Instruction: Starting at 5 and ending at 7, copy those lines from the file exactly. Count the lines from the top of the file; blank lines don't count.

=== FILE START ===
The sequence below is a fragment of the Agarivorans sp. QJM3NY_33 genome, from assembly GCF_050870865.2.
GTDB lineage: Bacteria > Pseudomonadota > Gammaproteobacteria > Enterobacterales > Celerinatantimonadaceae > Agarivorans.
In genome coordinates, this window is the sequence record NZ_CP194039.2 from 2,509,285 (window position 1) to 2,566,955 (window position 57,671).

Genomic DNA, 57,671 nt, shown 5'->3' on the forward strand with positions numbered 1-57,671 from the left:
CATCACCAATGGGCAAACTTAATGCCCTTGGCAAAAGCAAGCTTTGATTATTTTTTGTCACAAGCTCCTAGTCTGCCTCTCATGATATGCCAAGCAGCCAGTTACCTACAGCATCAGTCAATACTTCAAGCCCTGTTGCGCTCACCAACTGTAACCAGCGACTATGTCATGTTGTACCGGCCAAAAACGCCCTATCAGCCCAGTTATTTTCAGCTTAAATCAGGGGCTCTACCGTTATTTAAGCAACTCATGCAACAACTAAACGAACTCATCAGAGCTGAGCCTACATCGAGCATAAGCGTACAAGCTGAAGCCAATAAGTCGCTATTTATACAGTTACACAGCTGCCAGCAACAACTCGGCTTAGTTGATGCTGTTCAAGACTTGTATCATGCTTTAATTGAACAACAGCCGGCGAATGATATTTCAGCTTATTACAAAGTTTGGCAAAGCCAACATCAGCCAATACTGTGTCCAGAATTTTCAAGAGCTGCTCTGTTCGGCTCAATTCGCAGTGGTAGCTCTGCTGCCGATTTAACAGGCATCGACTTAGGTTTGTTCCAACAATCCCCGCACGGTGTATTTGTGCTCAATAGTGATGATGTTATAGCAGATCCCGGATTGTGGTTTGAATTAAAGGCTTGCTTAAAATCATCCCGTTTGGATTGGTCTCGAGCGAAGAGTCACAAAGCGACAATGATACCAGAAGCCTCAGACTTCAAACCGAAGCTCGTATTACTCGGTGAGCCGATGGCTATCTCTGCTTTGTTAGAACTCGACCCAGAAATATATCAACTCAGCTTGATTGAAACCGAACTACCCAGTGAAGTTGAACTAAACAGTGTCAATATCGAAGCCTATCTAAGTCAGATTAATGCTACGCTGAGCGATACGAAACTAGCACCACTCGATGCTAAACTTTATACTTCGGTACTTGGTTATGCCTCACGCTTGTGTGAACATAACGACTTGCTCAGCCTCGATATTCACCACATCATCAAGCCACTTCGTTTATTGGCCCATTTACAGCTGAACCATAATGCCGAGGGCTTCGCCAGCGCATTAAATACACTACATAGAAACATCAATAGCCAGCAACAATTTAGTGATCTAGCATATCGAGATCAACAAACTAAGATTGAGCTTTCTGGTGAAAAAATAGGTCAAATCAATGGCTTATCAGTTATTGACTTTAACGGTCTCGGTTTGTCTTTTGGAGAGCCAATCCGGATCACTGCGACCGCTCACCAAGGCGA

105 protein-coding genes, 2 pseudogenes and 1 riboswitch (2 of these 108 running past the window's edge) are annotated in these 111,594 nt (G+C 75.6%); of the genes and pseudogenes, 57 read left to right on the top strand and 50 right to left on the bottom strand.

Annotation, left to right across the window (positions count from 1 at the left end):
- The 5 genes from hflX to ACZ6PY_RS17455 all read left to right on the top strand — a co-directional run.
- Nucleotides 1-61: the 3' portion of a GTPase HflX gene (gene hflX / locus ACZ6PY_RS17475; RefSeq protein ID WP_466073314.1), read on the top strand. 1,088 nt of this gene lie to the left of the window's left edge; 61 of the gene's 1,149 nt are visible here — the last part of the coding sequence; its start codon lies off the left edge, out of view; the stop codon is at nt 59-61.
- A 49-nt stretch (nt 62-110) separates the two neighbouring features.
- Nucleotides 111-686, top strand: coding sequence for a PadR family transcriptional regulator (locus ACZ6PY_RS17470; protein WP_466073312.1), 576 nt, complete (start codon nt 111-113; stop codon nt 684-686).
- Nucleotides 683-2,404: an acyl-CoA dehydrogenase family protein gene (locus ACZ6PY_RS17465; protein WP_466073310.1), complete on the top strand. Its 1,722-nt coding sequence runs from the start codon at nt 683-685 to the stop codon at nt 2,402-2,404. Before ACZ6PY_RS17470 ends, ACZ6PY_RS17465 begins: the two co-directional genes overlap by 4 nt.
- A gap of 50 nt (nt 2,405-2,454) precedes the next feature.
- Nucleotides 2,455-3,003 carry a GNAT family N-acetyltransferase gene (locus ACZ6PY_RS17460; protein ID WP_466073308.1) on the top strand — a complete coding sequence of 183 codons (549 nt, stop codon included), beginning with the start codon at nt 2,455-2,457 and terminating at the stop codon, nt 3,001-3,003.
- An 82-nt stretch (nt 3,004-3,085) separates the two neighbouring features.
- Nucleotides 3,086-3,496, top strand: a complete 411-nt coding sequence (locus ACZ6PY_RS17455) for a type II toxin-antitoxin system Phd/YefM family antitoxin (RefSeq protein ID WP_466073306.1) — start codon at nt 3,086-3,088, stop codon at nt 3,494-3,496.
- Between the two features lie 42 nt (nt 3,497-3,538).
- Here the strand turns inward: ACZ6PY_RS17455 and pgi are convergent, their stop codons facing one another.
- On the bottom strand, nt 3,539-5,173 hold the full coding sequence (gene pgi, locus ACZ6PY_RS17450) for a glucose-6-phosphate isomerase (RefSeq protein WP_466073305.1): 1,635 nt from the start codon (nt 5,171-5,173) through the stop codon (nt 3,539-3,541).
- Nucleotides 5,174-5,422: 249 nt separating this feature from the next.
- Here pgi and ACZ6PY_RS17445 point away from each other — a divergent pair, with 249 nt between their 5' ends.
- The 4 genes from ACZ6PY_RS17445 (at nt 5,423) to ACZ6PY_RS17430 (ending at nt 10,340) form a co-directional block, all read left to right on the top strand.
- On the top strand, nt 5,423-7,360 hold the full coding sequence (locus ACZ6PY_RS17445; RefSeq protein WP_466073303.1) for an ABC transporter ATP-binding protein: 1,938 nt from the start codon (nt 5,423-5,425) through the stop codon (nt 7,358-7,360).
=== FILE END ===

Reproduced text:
CATCACCAATGGGCAAACTTAATGCCCTTGGCAAAAGCAAGCTTTGATTATTTTTTGTCACAAGCTCCTAGTCTGCCTCTCATGATATGCCAAGCAGCCAGTTACCTACAGCATCAGTCAATACTTCAAGCCCTGTTGCGCTCACCAACTGTAACCAGCGACTATGTCATGTTGTACCGGCCAAAAACGCCCTATCAGCCCAGTTATTTTCAGCTTAAATCAGGGGCTCTACCGTTATTTAAGCAACTCATGCAACAACTAAACGAACTCATCAGAGCTGAGCCTACATCGAGCATAAGCGTACAAGCTGAAGCCAATAAGTCGCTATTTATACAGTTACACAGCTGCCAGCAACAACTCGGCTTAGTTGATGCTGTTCAAGACTTGTATCATGCTTTAATTGAACAACAGCCGGCGAATGATATTTCAGCTTATTACAAAGTTTGGCAAAGCCAACATCAGCCAATACTGTGTCCAGAATTTTCAAGAGCTGCTCTGTTCGGCTCAATTCGCAGTGGTAGCTCTGCTGCCGATTTAACAGGCATCGACTTAGGTTTGTTCCAACAATCCCCGCACGGTGTATTTGTGCTCAATAGTGATGATGTTATAGCAGATCCCGGATTGTGGTTTGAATTAAAGGCTTGCTTAAAATCATCCCGTTTGGATTGGTCTCGAGCGAAGAGTCACAAAGCGACAATGATACCAGAAGCCTCAGACTTCAAACCGAAGCTCGTATTACTCGGTGAGCCGATGGCTATCTCTGCTTTGTTAGAACTCGACCCAGAAATATATCAACTCAGCTTGATTGAAACCGAACTACCCAGTGAAGTTGAACTAAACAGTGTCAATATCGAAGCCTATCTAAGTCAGATTAATGCTACGCTGAGCGATACGAAACTAGCACCACTCGATGCTAAACTTTATACTTCGGTACTTGGTTATGCCTCACGCTTGTGTGAACATAACGACTTGCTCAGCCTCGATATTCACCACATCATCAAGCCACTTCGTTTATTGGCCCATTTACAGCTGAACCATAATGCCGAGGGCTTCGCCAGCGCATTAAATACACTACATAGAAACATCAATAGCCAGCAACAATTTAGTGATCTAGCATATCGAGATCAACAAACTAAGATTGAGCTTTCTGGTGAAAAAATAGGTCAAATCAATGGCTTATCAGTTATTGACTTTAACGGTCTCGGTTTGTCTTTTGGAGAGCCAATCCGGATCACTGCGACCGCTCACCAAGGCGA

105 protein-coding genes, 2 pseudogenes and 1 riboswitch (2 of these 108 running past the window's edge) are annotated in these 111,594 nt (G+C 75.6%); of the genes and pseudogenes, 57 read left to right on the top strand and 50 right to left on the bottom strand.

Annotation, left to right across the window (positions count from 1 at the left end):